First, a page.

Wall Street has ended lower as continuing trade tensions pulled industrial and tech shares down, and the Dow capped a fourth straight week of losses in its longest weekly losing streak in three years.
While all three major US indexes struggled for direction for much of Friday’s session, they turned decisively negative following a report from CNBC that US-China trade negotiations have stalled.
The S&P 500 and the Nasdaq suffered their second successive weekly declines after US stocks failed to fully recover from Monday’s steep sell-off.
Peter Tuz, president of Chase Investment Counsel in Charlottesville, Virginia, said it was not unusual for stocks to weaken at the end of the week.
“The possibility of something weird happening over the weekend leads people to take money off the table as the week comes to a close,” he said.
China added fuel to the fire of the increasingly rancorous trade war with the US, striking a more aggressive tone and suggesting further talks could be fruitless unless Washington changes course.
Elsewhere in the multi-front US tariff war, President Donald Trump confirmed he would delay imposing imported auto tariffs by as much as six months, and agreed to lift metal tariffs on Canada and Mexico.
Trade headlines overshadowed upbeat economic data. The University of Michigan’s consumer sentiment index jumped 5.3 per cent in May to its highest reading in 15 years.
“After earnings season the market seems to shift to these macro factors that are difficult to predict and difficult to trade on,” Tuz said.
“You see more whipsawing in the markets in this kind of environment.”
Tariff jitters also dragged on key industrial shares.
Farm equipment maker Deere & Co was the biggest percentage loser on the S&P 500, dipping 7.7 per cent after cutting its full-year forecast.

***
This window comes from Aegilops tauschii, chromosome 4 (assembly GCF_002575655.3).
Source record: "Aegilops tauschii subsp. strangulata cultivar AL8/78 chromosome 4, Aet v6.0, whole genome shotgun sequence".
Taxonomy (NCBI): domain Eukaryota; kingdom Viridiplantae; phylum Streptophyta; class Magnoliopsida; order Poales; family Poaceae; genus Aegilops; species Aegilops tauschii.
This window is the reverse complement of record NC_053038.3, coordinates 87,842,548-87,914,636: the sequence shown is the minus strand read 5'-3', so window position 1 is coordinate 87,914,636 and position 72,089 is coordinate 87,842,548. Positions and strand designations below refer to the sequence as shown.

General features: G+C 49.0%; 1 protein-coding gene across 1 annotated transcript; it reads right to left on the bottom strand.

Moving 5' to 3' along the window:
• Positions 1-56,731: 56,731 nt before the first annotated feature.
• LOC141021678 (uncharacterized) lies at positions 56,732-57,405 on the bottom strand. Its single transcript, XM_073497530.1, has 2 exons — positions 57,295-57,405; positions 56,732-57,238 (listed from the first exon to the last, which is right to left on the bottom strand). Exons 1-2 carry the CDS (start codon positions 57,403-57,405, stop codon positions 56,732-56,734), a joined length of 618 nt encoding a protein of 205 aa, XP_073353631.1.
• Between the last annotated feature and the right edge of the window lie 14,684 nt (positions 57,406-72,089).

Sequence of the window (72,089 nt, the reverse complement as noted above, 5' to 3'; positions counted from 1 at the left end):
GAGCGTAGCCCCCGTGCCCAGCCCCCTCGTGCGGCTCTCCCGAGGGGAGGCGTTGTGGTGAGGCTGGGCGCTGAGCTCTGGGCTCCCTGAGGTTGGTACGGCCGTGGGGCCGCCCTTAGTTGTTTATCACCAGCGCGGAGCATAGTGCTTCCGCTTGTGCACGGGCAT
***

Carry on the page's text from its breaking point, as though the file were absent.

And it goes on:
Caterpillar, 3M, Textron, General Dynamics and Fedex all helped pull the industrial sector 1.1 per cent lower.
The Dow Jones Industrial Average fell 98.68 points, or 0.38 per cent, to 25,764, the S&P 500 lost 16.79 points, or 0.58 per cent, to 2859.53 and the Nasdaq Composite dropped 81.76 points, or 1.04 per cent, to 7816.29.
Of the 11 major sectors in the S&P 500, all but utilities closed in the red, with industrials and energy seeing the largest percentage losses.
With 460 of S&P 500 companies having posted first-quarter results, 75.2 per cent of which beat analyst expectations, the mostly upbeat first-quarter earnings season is nearly complete.
Analysts now expect first-quarter earnings growth of 1.4 per cent, a significant turnaround from the 2 per cent loss expected on April 1.
Active wear company Under Armour gained 7.8 per cent following JP Morgan’s upgrade of the stock to “overweight”.
Pinterest slumped 13.5 per cent after its first quarterly earnings report as a publicly-traded company.
Shares of Luckin Coffee jumped 19.9 per cent as the Chinese challenger to Starbucks made its debut.
Declining issues outnumbered advancing ones on the NYSE by a 2.96-to-1 ratio; on Nasdaq, a 2.52-to-1 ratio favoured decliners.
The S&P 500 posted 33 new 52-week highs and 6 new lows; the Nasdaq Composite recorded 55 new highs and 101 new lows.
Volume on US exchanges was 6.71 billion shares, compared to the 6.98 billion average over the last 20 trading days.